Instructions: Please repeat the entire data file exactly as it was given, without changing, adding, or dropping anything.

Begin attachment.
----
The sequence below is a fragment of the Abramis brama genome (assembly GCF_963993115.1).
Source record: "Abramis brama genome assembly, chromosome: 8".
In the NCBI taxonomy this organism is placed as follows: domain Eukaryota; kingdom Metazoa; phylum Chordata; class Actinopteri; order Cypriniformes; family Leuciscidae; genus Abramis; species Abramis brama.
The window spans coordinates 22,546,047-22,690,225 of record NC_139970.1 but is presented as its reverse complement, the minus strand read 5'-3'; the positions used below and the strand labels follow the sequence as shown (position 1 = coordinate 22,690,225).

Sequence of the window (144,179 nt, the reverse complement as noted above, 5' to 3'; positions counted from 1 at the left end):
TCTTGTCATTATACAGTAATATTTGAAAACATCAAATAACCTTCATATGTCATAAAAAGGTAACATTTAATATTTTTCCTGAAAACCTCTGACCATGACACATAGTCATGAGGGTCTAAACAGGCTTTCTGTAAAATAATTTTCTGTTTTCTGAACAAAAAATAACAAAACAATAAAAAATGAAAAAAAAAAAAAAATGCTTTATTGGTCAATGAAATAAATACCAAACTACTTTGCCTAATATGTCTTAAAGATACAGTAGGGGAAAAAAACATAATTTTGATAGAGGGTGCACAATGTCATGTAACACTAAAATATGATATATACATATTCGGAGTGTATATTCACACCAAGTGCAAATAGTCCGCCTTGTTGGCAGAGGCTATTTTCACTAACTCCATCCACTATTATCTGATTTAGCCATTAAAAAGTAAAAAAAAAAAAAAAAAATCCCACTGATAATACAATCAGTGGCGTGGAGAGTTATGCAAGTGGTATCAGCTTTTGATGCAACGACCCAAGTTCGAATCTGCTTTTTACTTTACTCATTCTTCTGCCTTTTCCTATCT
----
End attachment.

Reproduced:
The sequence below is a fragment of the Abramis brama genome (assembly GCF_963993115.1).
Source record: "Abramis brama genome assembly, chromosome: 8".
In the NCBI taxonomy this organism is placed as follows: domain Eukaryota; kingdom Metazoa; phylum Chordata; class Actinopteri; order Cypriniformes; family Leuciscidae; genus Abramis; species Abramis brama.
The window spans coordinates 22,546,047-22,690,225 of record NC_139970.1 but is presented as its reverse complement, the minus strand read 5'-3'; the positions used below and the strand labels follow the sequence as shown (position 1 = coordinate 22,690,225).

Sequence of the window (144,179 nt, the reverse complement as noted above, 5' to 3'; positions counted from 1 at the left end):
TCTTGTCATTATACAGTAATATTTGAAAACATCAAATAACCTTCATATGTCATAAAAAGGTAACATTTAATATTTTTCCTGAAAACCTCTGACCATGACACATAGTCATGAGGGTCTAAACAGGCTTTCTGTAAAATAATTTTCTGTTTTCTGAACAAAAAATAACAAAACAATAAAAAATGAAAAAAAAAAAAAAATGCTTTATTGGTCAATGAAATAAATACCAAACTACTTTGCCTAATATGTCTTAAAGATACAGTAGGGGAAAAAAACATAATTTTGATAGAGGGTGCACAATGTCATGTAACACTAAAATATGATATATACATATTCGGAGTGTATATTCACACCAAGTGCAAATAGTCCGCCTTGTTGGCAGAGGCTATTTTCACTAACTCCATCCACTATTATCTGATTTAGCCATTAAAAAGTAAAAAAAAAAAAAAAAAATCCCACTGATAATACAATCAGTGGCGTGGAGAGTTATGCAAGTGGTATCAGCTTTTGATGCAACGACCCAAGTTCGAATCTGCTTTTTACTTTACTCATTCTTCTGCCTTTTCCTATCT